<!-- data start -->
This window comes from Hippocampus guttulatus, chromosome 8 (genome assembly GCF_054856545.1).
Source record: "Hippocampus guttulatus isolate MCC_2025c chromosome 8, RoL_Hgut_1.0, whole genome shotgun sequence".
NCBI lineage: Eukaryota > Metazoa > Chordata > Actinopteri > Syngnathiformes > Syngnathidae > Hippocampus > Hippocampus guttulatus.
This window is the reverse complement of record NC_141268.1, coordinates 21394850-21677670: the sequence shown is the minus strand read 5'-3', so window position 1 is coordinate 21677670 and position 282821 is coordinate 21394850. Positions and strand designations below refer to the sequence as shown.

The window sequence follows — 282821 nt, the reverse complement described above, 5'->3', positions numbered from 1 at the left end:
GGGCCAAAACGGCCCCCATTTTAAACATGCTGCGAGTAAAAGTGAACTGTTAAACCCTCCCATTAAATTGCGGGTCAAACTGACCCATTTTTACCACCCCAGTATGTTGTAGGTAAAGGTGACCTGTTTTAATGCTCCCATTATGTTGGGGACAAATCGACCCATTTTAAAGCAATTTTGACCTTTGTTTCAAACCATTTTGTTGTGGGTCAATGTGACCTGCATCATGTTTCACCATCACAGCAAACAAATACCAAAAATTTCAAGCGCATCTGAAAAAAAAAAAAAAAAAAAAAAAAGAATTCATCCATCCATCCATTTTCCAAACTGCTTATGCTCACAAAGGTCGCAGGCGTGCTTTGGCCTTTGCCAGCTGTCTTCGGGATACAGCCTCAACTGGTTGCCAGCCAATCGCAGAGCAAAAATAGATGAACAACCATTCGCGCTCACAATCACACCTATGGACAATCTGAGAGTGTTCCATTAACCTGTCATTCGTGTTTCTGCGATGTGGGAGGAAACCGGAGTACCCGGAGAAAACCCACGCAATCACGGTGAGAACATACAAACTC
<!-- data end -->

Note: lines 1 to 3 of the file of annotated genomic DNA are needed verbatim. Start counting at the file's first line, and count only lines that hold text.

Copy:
This window comes from Hippocampus guttulatus, chromosome 8 (genome assembly GCF_054856545.1).
Source record: "Hippocampus guttulatus isolate MCC_2025c chromosome 8, RoL_Hgut_1.0, whole genome shotgun sequence".
NCBI lineage: Eukaryota > Metazoa > Chordata > Actinopteri > Syngnathiformes > Syngnathidae > Hippocampus > Hippocampus guttulatus.